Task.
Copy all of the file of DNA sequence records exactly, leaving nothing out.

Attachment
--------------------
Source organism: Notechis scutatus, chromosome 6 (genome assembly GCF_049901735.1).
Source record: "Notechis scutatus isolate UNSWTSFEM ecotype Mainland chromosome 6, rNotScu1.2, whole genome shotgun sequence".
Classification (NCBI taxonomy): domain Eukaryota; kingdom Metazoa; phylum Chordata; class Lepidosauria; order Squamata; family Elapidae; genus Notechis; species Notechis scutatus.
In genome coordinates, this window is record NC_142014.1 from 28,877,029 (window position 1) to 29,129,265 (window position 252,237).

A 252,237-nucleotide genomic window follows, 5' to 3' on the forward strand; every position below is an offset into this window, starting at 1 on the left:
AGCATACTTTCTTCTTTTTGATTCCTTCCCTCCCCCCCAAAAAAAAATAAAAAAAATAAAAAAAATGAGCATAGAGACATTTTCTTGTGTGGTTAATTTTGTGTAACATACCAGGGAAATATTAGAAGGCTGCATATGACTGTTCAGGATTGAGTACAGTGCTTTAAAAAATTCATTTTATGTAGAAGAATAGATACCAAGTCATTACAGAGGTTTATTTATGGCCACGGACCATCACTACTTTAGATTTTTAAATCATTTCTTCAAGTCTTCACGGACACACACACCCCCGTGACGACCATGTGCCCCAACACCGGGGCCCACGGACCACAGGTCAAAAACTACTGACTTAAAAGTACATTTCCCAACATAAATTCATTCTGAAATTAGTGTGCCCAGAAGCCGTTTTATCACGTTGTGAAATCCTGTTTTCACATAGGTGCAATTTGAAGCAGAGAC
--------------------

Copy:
Source organism: Notechis scutatus, chromosome 6 (genome assembly GCF_049901735.1).
Source record: "Notechis scutatus isolate UNSWTSFEM ecotype Mainland chromosome 6, rNotScu1.2, whole genome shotgun sequence".
Classification (NCBI taxonomy): domain Eukaryota; kingdom Metazoa; phylum Chordata; class Lepidosauria; order Squamata; family Elapidae; genus Notechis; species Notechis scutatus.
In genome coordinates, this window is record NC_142014.1 from 28,877,029 (window position 1) to 29,129,265 (window position 252,237).

A 252,237-nucleotide genomic window follows, 5' to 3' on the forward strand; every position below is an offset into this window, starting at 1 on the left:
AGCATACTTTCTTCTTTTTGATTCCTTCCCTCCCCCCCAAAAAAAAATAAAAAAAATAAAAAAAATGAGCATAGAGACATTTTCTTGTGTGGTTAATTTTGTGTAACATACCAGGGAAATATTAGAAGGCTGCATATGACTGTTCAGGATTGAGTACAGTGCTTTAAAAAATTCATTTTATGTAGAAGAATAGATACCAAGTCATTACAGAGGTTTATTTATGGCCACGGACCATCACTACTTTAGATTTTTAAATCATTTCTTCAAGTCTTCACGGACACACACACCCCCGTGACGACCATGTGCCCCAACACCGGGGCCCACGGACCACAGGTCAAAAACTACTGACTTAAAAGTACATTTCCCAACATAAATTCATTCTGAAATTAGTGTGCCCAGAAGCCGTTTTATCACGTTGTGAAATCCTGTTTTCACATAGGTGCAATTTGAAGCAGAGAC